The roles Anna Kendrick has been stuck playing for most of her career—a diverse range of often humorous characters—include the stuffy buddy, the eccentric leading woman, and the semi-rebellious college radio DJ. The actress seems more likely to play a Beca than a Natalie even after receiving an Oscar nod for her supporting performance in Up in the Air.
Kendrick, though, mesmerizes in Mary Nighy’s profoundly unsettling first film Alice, Darling, proving that she has always had depth and breadth. The actress portrays Alice, a character who has been subtly abused in a relationship, leaving her weak and emotionally abused. Kendrick begins by projecting a fragility as if Alice were made of porcelain and any unexpected movements from her friends Sophie (Wunmi Mosaku) and Tess (Kaniehtiio Horn) or lover Simon (Charlie Carrick) may break her. Then, under Nighy’s confident direction, her performance changes. It expands, contracts, and then swells once again to represent the emotional seesaw of abuse.
We can witness the brutality of Alice’s relationship through her obsessions, such as pulling hair, tightly twisting it around her index finger, and constantly calculating calories. Nighy favors inference over justification. We learn that Simon, a mercurial painter, has ingratiated himself into Alice’s brain through fleeting memories that editor Gareth C. Scales has brilliantly intercut. He bothers her so much that she tells Simon she is taking a business trip when Sophie and Tess ask Alice to spend the weekend at Sophie’s cottage. While he gets coffee and pastries from a café, she practices the lie, adding to her anxiety and desperation with each repetition.
Alice can’t stop thinking about Simon on the way to the lake house. Every time a text message from him dings on her phone, the lie nags at her. Her worries are fueled by his seemingly uncomplicated want for her to fly safely. It feels nasty to send her another text wondering whether she is thinking of him. Simon’s frantic communication style, which is characterized by the frequency, timing, and tone of his communications, is premeditated and forceful; it keeps Alice thinking of him even when she attempts to break free.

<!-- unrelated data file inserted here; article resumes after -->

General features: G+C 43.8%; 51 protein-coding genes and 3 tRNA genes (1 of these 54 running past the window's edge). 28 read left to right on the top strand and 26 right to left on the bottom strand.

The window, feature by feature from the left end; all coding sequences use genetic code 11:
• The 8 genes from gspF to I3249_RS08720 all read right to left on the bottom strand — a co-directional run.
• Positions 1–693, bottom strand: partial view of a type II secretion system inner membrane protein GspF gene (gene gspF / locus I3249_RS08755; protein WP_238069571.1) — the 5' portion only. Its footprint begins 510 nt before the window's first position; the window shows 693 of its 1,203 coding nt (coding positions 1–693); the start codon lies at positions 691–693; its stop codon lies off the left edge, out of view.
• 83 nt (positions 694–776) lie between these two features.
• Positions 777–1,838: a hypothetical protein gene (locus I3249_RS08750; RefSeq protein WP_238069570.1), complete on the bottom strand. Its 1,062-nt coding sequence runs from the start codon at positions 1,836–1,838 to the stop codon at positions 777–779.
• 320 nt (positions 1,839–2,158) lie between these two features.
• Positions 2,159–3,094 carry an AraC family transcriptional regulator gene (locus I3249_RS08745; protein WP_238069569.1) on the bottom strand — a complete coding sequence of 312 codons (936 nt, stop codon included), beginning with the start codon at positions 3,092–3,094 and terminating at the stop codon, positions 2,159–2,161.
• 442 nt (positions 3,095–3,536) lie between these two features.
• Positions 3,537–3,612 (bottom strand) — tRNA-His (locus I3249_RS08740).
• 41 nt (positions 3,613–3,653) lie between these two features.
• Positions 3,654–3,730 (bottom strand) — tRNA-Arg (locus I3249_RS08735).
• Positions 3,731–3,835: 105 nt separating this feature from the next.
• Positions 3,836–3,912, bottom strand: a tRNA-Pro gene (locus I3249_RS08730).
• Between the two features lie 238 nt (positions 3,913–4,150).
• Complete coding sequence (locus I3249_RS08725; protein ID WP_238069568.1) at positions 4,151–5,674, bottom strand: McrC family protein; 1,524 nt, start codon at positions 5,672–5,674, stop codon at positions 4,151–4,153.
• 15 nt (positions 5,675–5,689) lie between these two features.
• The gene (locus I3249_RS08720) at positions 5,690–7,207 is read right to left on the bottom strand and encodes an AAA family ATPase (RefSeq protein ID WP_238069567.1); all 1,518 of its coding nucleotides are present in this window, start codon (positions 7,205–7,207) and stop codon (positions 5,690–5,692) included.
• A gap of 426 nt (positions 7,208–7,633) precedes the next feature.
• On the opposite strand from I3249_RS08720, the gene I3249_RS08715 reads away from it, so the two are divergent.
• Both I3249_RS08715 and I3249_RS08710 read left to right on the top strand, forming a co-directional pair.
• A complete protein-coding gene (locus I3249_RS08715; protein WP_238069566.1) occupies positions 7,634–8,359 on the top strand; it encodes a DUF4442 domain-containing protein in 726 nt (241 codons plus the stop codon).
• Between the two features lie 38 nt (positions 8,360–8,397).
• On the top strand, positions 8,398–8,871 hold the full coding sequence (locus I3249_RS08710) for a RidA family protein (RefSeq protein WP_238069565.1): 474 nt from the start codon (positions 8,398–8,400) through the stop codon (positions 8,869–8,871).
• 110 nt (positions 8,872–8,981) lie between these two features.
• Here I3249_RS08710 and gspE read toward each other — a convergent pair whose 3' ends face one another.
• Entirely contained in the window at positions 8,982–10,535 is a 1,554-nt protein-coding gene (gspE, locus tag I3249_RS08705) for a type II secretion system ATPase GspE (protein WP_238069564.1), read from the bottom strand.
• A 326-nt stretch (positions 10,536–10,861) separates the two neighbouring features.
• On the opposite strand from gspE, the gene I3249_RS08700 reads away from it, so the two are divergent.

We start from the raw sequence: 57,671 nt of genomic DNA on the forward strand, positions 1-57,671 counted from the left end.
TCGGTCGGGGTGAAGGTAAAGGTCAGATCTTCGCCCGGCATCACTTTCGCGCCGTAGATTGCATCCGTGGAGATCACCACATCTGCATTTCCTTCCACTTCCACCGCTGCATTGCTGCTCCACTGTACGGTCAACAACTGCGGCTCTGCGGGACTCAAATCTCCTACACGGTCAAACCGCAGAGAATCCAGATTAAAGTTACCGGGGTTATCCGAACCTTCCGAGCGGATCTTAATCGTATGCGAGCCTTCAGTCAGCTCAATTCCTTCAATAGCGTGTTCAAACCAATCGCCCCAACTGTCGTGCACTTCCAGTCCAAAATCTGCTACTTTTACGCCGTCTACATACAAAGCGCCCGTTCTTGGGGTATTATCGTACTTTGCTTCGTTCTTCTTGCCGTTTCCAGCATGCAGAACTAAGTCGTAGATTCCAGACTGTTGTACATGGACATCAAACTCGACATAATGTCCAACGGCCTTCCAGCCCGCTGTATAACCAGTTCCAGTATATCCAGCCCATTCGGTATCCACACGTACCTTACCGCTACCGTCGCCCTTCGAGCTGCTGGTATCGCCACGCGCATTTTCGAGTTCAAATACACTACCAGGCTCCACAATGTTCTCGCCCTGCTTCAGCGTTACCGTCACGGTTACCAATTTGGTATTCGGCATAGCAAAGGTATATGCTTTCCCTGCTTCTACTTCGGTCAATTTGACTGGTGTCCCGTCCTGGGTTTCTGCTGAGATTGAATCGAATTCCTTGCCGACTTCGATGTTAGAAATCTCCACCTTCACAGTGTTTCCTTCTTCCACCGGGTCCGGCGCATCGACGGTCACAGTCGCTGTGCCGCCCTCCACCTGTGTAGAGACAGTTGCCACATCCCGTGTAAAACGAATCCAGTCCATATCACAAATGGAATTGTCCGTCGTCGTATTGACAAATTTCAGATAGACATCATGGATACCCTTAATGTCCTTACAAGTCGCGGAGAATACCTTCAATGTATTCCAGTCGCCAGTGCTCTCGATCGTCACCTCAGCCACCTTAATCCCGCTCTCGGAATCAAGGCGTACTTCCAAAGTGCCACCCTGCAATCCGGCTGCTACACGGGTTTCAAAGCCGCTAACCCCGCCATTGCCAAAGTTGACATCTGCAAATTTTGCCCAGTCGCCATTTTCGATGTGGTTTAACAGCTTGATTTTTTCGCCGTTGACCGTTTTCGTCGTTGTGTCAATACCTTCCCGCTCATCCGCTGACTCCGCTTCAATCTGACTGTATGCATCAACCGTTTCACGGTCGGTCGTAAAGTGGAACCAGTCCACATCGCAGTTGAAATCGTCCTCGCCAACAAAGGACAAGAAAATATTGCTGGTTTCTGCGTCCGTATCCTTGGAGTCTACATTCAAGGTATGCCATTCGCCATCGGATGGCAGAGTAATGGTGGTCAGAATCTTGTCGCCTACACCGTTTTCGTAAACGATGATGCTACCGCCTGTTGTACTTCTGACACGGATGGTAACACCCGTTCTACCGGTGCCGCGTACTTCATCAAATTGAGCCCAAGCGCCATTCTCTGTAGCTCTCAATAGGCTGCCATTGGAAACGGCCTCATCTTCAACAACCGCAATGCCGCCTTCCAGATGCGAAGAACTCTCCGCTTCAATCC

The majority of Alice, Darling takes place in the cottage’s neighborhood, a peaceful rural community. The moment the group of three arrives, Alice notices a flier for a missing girl when the group is making a brief stop at a convenience shop. Our protagonist, who even participates in search attempts to discover the teen, is consumed by the local case. The most intriguing element in Alanna Francis’ otherwise well-developed and controlled screenplay is this: It’s challenging to determine what the case is trying to tell us without detracting from Alice’s already compelling story. The case piques Alice’s curiosity more and more, but its goal becomes progressively less clear.
Watching Alice, Sophie, and Tess engage with one another throughout the weekend and observing the frustrating moments of misunderstanding and the victorious ones of clarity is one of the most fascinating aspects of Alice, Darling. The inherent chemistry between Horn, Mosaku, and Kendrick makes engaging in their friendship simple. We quietly implore Sophie and Tess to see behind Alice’s outbursts of rage and propensity for seclusion. We want Alice to trust her friends enough to confide in them.
The tense music by Owen Pallett directs their tense exchanges and emotional moments. The only thing that comes close to conveying Alice’s continual sense of impending doom is the taut, pulsing soundtrack. The unflinching cinematography of Mike McLaughlin contributes to upholding the somber atmosphere.
Alice becomes more relaxed without her phone, which encourages her to share more about her relationship with Simon. Tess, Sophie, and, by extension, the audience, are further convinced of the severity of the abuse when they hear accounts of the insults, complaints, and accusations he directs at her. An illustration of opposites is Alice and Darling. Nighy gives Alice’s transformations in the second half of the movie more urgency by gradually developing an impression of how abuse affects Alice’s conduct in the first half. At Tess’ birthday celebration, Alice indulges in sweet foods, drinks alcohol, and refuses her friends’ offers to give back her smartphone.
The way that Alice, Darling’s third act makes use of the tension that has already been established is particularly stunning. Simon tries more drastic measures to visit Alice and attempt to repair the poisonous dynamic after not hearing from her. However, Sophie and Tess have supported Alice in finding herself again, filling her with love and bolstering their relationship. This turns out to be Alice’s saving grace since it gives her the authority and ability to consider a life without Simon.